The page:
"I urge the separate higher education of females solely upon physical grounds. My experience has forced me to this. I have a record of my former pupils who stood high in their classes, who did their work with seeming ease, but who have been unable to teach, and now confess that they date the beginning of their present sufferings to the continuous labor of school. I have in my mind, as I write, the case of a young lady from Tioga County, now residing in this city, who stood foremost in her class, and without apparent effort, but who has never been in sound health since her graduation; and she attributes her present condition to the insensible exhaustion of her class-work. Yet she would have been the very last to confess overwork while a pupil; and I do not think that either she, or her teachers, then suspected it."
This is the first of a series of three volumes to be published for the joint authors, who are both skillful and able astronomers, known in the scientific world by various important researches. This volume treats of the observatories of England alone, and it is to be followed by two others treating of those of Scotland, Ireland, the Continent, and America.
The design of the work is most excellent, and its execution is thoroughly good, as indeed might have been anticipated. In brief, the plan of the authors has been to give a short history of each of the many institutions devoted to practical astronomy, with a sketch of the life and works of each of the directors who has been in charge of it, as well as an account of the principal instruments and the uses to which they have been devoted.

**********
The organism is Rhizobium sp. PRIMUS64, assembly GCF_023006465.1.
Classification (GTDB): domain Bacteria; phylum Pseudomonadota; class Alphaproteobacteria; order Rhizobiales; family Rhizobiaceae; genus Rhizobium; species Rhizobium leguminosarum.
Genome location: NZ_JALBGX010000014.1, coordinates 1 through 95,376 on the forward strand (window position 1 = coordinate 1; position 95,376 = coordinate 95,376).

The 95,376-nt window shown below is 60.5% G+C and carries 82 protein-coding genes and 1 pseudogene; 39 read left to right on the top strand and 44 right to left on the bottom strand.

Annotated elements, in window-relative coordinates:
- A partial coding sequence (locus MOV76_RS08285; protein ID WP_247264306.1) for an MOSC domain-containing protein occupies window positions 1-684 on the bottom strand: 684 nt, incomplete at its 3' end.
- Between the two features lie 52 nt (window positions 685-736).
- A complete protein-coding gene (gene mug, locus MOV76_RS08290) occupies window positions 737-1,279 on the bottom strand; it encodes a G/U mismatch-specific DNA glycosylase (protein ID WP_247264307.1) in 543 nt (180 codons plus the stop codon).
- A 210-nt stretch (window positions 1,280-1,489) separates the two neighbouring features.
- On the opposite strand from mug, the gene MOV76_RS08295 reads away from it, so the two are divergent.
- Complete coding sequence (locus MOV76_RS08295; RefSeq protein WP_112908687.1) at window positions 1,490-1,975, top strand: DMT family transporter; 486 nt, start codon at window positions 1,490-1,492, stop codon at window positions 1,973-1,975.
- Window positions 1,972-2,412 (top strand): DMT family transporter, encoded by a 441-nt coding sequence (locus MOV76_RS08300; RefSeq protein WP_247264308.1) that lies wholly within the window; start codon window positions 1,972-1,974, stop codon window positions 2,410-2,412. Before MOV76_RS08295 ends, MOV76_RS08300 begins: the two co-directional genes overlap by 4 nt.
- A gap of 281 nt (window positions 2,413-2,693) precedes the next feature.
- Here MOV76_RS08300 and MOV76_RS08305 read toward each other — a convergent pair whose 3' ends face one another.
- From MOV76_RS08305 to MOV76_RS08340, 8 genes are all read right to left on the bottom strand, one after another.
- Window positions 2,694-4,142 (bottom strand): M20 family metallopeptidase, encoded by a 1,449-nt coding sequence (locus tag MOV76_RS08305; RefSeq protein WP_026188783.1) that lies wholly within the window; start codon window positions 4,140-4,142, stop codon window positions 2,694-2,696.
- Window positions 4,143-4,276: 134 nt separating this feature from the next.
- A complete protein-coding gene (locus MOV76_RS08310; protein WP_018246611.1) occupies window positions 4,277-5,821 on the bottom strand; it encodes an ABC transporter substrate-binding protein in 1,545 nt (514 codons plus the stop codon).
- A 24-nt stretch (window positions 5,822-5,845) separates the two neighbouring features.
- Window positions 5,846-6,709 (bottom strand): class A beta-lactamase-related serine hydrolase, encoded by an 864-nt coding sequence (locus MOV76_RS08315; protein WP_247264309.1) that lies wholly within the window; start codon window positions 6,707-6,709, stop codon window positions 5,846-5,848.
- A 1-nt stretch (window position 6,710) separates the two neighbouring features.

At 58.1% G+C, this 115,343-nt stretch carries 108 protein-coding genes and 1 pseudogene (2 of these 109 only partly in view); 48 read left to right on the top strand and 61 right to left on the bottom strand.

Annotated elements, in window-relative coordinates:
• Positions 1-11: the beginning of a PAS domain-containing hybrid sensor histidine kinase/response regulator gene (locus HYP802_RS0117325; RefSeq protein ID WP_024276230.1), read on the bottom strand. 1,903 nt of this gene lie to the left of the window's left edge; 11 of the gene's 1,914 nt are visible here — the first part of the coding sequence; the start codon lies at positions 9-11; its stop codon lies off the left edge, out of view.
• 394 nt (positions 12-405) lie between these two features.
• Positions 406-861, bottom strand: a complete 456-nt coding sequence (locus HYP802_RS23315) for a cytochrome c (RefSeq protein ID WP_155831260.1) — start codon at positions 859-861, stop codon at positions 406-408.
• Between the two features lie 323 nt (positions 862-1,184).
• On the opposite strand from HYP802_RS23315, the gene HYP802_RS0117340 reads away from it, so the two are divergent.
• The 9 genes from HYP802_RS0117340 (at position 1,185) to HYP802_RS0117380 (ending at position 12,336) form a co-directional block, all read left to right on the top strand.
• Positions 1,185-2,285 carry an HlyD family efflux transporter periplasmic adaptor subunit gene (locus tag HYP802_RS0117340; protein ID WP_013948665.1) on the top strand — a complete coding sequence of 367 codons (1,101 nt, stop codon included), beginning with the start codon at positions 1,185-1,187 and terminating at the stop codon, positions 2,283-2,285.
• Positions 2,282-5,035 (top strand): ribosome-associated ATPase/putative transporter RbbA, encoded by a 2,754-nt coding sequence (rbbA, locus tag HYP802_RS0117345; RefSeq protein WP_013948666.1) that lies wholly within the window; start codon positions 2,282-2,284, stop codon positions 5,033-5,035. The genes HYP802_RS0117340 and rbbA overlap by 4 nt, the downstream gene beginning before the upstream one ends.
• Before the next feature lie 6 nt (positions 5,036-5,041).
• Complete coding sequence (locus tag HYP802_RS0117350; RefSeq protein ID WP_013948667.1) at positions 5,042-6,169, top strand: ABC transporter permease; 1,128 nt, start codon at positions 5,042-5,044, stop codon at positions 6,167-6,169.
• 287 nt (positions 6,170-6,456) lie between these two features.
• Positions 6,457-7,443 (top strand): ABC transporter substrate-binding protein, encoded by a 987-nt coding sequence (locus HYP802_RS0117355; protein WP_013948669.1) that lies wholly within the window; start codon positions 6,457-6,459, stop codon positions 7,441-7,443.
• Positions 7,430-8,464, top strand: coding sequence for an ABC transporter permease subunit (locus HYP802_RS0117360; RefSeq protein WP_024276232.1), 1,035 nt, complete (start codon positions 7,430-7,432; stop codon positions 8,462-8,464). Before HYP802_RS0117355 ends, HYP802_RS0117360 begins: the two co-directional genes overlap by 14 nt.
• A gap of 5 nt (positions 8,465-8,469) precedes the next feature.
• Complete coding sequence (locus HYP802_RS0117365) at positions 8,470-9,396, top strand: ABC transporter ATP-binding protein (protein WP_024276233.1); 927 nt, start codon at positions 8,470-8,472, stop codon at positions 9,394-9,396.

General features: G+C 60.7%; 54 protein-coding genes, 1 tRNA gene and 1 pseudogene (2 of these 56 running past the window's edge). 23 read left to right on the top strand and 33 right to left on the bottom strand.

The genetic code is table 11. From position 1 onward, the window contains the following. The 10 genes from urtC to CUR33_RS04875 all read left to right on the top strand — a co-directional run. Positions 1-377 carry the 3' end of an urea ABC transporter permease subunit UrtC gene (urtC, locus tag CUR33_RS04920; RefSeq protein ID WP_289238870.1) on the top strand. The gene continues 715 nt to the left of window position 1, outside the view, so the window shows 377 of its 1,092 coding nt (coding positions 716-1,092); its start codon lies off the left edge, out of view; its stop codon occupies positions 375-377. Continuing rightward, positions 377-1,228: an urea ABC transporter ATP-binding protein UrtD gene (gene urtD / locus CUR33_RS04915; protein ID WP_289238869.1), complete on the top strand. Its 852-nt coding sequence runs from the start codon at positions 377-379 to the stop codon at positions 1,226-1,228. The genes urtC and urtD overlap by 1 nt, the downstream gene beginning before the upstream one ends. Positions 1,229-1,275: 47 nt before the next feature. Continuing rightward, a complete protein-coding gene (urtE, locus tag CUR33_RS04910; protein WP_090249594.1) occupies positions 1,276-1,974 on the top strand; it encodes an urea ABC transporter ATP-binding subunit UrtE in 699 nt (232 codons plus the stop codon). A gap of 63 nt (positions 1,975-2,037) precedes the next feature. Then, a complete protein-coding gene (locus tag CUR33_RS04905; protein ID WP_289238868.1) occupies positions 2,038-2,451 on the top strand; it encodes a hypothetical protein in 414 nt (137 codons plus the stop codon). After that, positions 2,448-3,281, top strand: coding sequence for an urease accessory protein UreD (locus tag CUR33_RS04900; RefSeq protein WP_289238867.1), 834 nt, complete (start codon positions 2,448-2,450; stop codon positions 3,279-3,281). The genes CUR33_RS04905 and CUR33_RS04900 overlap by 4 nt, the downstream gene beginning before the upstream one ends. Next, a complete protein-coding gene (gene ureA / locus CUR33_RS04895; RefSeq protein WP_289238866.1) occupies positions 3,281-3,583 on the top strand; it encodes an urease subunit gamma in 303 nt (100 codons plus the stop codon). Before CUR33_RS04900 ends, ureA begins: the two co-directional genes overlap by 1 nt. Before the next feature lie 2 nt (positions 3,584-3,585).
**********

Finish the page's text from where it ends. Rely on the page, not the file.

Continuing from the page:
Quite a number of very good woodcuts are supplied, which give perspective views of some of the most important instruments, and these alone lend great value to the book. Many of these cuts are derived from engravings given in the publications of the various observatories, and they are therefore accessible to all who can consult any of the great libraries; but the collection of these into one volume is a great convenience.
Quite a number of the cuts, however, must have been copied from photographs privately distributed, which, of course, are not generally accessible, nor widely known, and for the reproduction of these we cannot be too grateful. We may instance the extremely interesting cut of Mr. Newall's great telescope of 25 inches aperture (made by Cooke, of York), which was the largest refractor in the world until the mounting of the Clark telescope at the United States Naval Observatory at Washington, in 1873.
A propos of large telescopes, the authors tell us that the two large disks of glass (30 inches in diameter) which have been in the possession of the Paris Observatory since 1855, are shortly to be ground into lenses and mounted, so that, provided the operation of grinding is successful, and no unknown flaws in the glass exist, Paris will soon have a larger equatorial than any now mounted.